How to Write a Great Sympathy Letter to a Friend for the Loss of a Mother

by Judy Kilpatrick
No relationship can take the place of mother love, but having a good friend can help ease the pain of loss.

No relationship can take the place of mother love, but having a good friend can help ease the pain of loss.

One of the hard facts of life is that, at best, parents grow old and eventually die. At worst, accident or illness takes a parent too soon and the children don't have a lot of time to mentally and emotionally prepare for the loss. But even when there is anticipation of a loss, the reality can be difficult to bear. When your friend loses her mother, a letter of sympathy can remind her that she still has emotional connections and someone who cares. A sympathy letter can be a great comfort, as it can be read and reread in your friend's own time.

Acknowledge your friend's loss. Keep your focus on your friend and her mother. Your acknowledgment can address the circumstances of the death, if appropriate, and it should definitely include your heartfelt concern for what your friend has experienced.

Share a fond memory of your friend's mother. If you knew your friend's mother, speak personally of her positive and outstanding qualities. If you only knew of your friend's mother from conversations with your friend, remind your friend of a favorite memory or story she shared with you about her mother.

Make yourself available. Extend your welcome to your friend to text, call, email or cry on your shoulder when she needs to talk to someone or feel the presence of an understanding body. Talking is one way of processing emotions and getting through a negative experience.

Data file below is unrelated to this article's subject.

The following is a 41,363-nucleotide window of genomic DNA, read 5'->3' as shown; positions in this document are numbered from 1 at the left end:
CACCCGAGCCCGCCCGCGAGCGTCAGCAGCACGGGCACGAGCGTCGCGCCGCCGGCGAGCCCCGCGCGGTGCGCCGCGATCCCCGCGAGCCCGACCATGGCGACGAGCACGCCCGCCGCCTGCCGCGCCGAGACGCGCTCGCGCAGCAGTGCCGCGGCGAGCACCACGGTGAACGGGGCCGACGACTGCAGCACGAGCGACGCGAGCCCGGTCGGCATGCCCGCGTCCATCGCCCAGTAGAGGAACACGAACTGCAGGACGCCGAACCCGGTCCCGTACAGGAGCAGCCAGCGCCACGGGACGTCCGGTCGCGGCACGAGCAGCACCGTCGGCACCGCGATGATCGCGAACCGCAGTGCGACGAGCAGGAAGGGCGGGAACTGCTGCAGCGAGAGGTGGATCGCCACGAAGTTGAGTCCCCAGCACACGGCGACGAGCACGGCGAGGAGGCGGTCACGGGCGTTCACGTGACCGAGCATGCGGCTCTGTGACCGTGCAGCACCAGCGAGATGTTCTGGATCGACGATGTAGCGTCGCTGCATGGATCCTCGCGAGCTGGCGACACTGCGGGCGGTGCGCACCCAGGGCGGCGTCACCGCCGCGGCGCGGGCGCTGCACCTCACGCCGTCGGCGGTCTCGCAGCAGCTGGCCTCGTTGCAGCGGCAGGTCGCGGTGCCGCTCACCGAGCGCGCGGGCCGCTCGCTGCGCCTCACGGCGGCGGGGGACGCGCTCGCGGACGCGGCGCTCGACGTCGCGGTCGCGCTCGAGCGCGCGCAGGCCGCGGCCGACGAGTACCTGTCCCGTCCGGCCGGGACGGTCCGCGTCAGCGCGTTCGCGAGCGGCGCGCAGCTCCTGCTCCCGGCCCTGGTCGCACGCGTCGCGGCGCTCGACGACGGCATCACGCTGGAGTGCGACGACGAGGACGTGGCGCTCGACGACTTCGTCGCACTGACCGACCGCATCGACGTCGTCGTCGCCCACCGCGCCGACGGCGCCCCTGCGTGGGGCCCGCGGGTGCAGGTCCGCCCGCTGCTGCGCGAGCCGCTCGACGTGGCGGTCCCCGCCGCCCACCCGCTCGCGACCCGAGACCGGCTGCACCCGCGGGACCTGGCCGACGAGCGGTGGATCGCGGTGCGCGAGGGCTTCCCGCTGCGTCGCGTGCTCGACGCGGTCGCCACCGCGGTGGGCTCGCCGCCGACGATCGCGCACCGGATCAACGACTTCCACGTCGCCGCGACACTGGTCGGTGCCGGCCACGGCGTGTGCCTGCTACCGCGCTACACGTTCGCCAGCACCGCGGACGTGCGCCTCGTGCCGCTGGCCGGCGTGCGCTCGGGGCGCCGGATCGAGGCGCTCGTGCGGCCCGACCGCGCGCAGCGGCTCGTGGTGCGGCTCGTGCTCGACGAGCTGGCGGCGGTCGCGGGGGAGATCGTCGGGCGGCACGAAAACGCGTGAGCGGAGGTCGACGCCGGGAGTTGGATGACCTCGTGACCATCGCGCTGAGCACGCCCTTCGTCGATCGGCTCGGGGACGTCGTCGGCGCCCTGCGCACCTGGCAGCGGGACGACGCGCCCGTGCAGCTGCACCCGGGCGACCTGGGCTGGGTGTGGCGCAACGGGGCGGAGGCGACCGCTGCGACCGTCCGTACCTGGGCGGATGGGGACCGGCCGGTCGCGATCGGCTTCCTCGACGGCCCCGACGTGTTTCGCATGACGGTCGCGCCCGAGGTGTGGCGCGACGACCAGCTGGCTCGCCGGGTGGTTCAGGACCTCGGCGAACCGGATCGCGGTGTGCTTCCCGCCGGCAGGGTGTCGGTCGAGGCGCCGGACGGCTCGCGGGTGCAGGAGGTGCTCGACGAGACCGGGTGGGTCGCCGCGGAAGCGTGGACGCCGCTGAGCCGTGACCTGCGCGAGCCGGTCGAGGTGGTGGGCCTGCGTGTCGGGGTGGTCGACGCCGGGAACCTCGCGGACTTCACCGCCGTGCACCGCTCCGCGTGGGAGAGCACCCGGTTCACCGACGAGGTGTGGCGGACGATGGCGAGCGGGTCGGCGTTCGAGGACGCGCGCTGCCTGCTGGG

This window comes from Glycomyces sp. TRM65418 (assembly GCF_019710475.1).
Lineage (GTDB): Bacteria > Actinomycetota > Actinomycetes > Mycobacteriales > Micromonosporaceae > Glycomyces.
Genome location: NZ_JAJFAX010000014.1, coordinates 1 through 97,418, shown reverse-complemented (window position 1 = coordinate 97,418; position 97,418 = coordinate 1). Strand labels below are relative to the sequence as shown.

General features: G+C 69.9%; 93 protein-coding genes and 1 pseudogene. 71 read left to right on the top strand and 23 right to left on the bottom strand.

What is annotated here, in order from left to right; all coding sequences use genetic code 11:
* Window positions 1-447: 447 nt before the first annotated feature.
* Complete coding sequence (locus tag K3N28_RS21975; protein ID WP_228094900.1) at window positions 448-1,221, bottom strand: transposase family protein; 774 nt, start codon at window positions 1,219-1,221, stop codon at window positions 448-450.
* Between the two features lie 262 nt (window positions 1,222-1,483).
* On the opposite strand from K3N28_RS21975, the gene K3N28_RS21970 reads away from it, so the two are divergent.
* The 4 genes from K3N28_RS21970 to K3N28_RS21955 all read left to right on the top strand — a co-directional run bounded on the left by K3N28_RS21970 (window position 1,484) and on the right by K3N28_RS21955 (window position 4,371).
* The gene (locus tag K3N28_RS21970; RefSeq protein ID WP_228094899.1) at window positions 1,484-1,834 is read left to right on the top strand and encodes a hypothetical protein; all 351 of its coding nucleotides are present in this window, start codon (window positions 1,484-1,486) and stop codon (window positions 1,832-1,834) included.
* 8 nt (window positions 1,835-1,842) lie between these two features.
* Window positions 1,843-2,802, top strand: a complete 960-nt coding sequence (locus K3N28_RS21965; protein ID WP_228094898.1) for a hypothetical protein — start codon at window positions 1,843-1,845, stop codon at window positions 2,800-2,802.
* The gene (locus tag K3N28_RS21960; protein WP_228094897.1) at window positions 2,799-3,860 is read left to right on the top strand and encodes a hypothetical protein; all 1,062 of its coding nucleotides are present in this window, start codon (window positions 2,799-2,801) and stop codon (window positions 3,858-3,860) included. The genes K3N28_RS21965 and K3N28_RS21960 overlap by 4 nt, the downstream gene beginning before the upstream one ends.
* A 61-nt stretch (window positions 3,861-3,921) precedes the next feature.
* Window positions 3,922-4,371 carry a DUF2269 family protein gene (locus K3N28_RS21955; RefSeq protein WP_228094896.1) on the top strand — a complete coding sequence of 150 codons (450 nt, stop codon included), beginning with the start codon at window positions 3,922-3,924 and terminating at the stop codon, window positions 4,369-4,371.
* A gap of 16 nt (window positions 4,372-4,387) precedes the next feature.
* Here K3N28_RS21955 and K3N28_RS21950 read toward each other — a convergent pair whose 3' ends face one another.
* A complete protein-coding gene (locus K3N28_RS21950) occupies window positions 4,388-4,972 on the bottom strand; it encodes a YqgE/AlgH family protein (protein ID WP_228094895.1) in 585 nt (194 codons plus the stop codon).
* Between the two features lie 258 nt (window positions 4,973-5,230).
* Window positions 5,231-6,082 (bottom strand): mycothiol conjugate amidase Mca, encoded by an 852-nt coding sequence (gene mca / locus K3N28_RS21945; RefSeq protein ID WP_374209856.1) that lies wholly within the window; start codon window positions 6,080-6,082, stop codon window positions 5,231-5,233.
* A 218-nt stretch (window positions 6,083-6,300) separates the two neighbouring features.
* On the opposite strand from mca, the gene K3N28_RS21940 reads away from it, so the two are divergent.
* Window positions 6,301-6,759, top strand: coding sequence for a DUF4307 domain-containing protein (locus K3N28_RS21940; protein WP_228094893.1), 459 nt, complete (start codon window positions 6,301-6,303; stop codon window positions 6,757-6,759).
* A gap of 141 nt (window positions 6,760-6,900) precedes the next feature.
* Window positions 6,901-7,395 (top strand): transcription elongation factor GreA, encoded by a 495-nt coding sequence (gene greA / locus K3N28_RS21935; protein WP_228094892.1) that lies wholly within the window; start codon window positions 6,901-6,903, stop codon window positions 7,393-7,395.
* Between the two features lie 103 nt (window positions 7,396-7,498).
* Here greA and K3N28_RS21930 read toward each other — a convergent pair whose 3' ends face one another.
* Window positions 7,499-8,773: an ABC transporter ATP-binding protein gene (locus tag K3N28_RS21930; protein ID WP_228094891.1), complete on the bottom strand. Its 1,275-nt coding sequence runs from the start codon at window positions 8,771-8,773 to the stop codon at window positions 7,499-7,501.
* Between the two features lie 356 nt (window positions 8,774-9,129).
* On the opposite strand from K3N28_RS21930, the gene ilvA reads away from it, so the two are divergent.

Offer to run errands or do favors for your friend to help her take time for herself. Time for self-nurturing is important to the healing process. Be specific in your offers to help. Offers such as "I'm going to the store, can I pick up some groceries for you? Do you need anything from town? Could I come over and clean your bathrooms or do your laundry? Can I bring your children to my house to play with my children for the afternoon? or Can I bring you dinner?" are often easier to accept because you have stated what you are willing to do and your friend doesn't have to guess if she is asking too much.

Avoid giving advice or minimizing what your friend is going through by telling her she'll get over it. Additionally, expressions such as "She's in a better place" or "It was God's will" can be hurtful for some people. You can agree with your friend if she makes a remark such as this, but it is best not to offer platitudes because no two individuals experience an event in the same way. Your friend will gain emotional support from the knowledge of the stability of her relationship with you. Let your friend know that you are emotionally available and willing to listen when she needs to talk.

Close your letter with a statement of your friend's value to you, such as "You are in my thoughts," or "I look forward to seeing you" or other words appropriate to your relationship. The greatest sympathy letters are sincere, written expressly to let your friend know you care and you're hurting for her.


  • Grief is a natural reaction to loss. Individuals experience grief in different ways and for different lengths of time, but the stages of grief are typically the same. Initially your friend may feel numb, empty or confused as the fact of the loss of her mother sinks in. Sometimes a person shows very little emotion at first, and the business and final preparations keeps the impact of the loss at bay. But over time your friend will experience the five stages of grief, in no particular order -- denial, bargaining, anger, depression and acceptance. Your friendship and understanding of the process of grief can provide great support to your friend as she finds peace with her mother's loss.


About the Author

For Judy Kilpatrick, gardening is the best mental health therapy of all. Combining her interests in both of these fields, Kilpatrick is a professional flower grower and a practicing, licensed mental health therapist. A graduate of East Carolina University, Kilpatrick writes for national and regional publications.

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